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New Chiefs' RB LeSean McCoy on Joining Kansas City: "This Was The Best Fit For Me"

Head Coach Andy Reid and McCoy each spoke with the media on Monday afternoon

The Kansas City Chiefs announced some big news on Monday afternoon with the signing of veteran tailback LeSean "Shady" McCoy, who joins an already talented backfield ahead of the 2019 regular season.

Head Coach Andy Reid and McCoy each met with the media on Monday to discuss the signing and Kansas City's upcoming matchup against Jacksonville.

Here are five things that stood out.

1. Reid kicked things off by explaining why he and the Chiefs' front office still believe that McCoy can contribute at a high level.

"Just the tape. We looked at the tape. I have known him for a long time, obviously. There are not a lot of 31-year-old running backs running around out there, but he still has the great feet and the vision," Reid said. "The way we'll work that situation is that we're lucky to have [tailback] Damien [Williams] here who we consider a starter, as we do Shady. I think it's a great situation to be in, really for both of them and for the football team. They don't know each other, but they'll get to know each other here. I know they'll work well together."

McCoy has been one of the most productive tailbacks in the NFL since beginning his career in 2009. The former second-round pick – who Reid drafted while in Philadelphia – has the most rushing yards (10,606) and second-most touchdowns (69) of any player in that span. He's also one of just three players to log six or more 1,000-yard seasons over the last 10 years, joining Adrian Peterson and Frank Gore.

FILE - In this Sept. 16, 2018, file photo, Buffalo Bills' LeSean McCoy runs during the first half of an NFL football game against the Los Angeles Chargers, in Orchard Park, N.Y. McCoy vows he's playing at Green Bay on Sunday, Sept. 30, after missing one game with a rib cartilage injury. McCoy made the announcement after saying he was able to run at full speed during practice Wednesday, Sept. 26, 2018. (AP Photo/Rich Barnes, File)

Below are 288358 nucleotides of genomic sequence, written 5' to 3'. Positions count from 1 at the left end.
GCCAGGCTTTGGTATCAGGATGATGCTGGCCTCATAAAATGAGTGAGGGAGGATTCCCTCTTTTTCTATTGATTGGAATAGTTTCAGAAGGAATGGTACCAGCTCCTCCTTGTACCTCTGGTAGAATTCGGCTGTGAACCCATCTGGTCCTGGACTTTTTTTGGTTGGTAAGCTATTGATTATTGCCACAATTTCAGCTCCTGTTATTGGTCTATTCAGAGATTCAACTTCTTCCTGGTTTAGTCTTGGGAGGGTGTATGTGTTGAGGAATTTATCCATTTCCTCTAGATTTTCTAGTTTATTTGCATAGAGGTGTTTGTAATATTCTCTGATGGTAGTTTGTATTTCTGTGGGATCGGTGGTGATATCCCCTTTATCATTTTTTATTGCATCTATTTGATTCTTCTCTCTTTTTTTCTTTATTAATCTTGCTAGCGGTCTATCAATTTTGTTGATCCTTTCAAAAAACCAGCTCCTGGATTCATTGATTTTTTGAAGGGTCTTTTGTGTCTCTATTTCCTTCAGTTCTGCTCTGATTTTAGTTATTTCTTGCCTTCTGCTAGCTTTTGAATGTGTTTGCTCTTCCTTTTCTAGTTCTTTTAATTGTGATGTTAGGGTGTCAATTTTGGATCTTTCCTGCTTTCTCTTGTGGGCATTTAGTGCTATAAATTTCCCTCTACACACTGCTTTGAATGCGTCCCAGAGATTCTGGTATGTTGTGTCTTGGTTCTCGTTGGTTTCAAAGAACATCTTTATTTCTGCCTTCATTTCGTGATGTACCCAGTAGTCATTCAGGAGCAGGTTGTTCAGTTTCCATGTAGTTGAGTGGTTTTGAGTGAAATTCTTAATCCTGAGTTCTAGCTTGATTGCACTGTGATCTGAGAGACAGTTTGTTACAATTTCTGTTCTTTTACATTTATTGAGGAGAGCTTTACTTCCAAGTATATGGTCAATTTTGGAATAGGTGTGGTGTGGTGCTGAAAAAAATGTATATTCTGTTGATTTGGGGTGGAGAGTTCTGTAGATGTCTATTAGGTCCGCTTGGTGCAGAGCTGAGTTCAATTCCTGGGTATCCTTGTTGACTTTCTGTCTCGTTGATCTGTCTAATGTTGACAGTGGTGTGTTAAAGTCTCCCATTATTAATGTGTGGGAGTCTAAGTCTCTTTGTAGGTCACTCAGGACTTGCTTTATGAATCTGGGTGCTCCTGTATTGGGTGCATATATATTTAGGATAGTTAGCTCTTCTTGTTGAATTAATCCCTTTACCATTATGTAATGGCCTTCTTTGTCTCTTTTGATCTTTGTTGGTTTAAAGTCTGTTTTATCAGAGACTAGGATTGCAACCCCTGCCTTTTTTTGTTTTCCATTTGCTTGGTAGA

It's been an impressive career, to say the least, but Reid's initial expectations for McCoy are simple enough.

"[I expect him] to really learn the offense. This is different than what we did in Philadelphia. There will be some familiar things, but it's quite a bit different," Reid explained. "He's going to have to get in and learn it. Then, we'll just have to see how that goes. [McCoy and Williams] have an opportunity to play. I'm not going to put him out there in a bad situation without knowing the plays. I would never do that. We have other guys that can play, too, so I'm not saying that. That's where we are at."

2. Reid was later asked to explain the strong relationship he and McCoy have developed and maintained over the years.

"When he came into the league, he was young. He, Jeremy Maclin and DeSean [Jackson] - they were all young guys," Reid said, speaking of his days with the Eagles. "Jeremy and LeSean were the youngest ones in the draft, I believe, when they came out. I got them when they were kids and they had success. I was close with all three of those guys, just by kind of raising them in the NFL. He has a trust there and I have a trust in him. I know what to expect and he knows what to expect. He and [General Manager Brett Veach] are very close. Brett was responsible for us drafting him in Philadelphia. They are close from that standpoint."

Philadelphia Eagles coach Andy Reid, right, pats the helmet of running back LeSean McCoy (25) in the second half of an NFL football game against the Washington Redskins, Sunday, Dec. 23, 2012, in Philadelphia. (AP Photo/Michael Perez)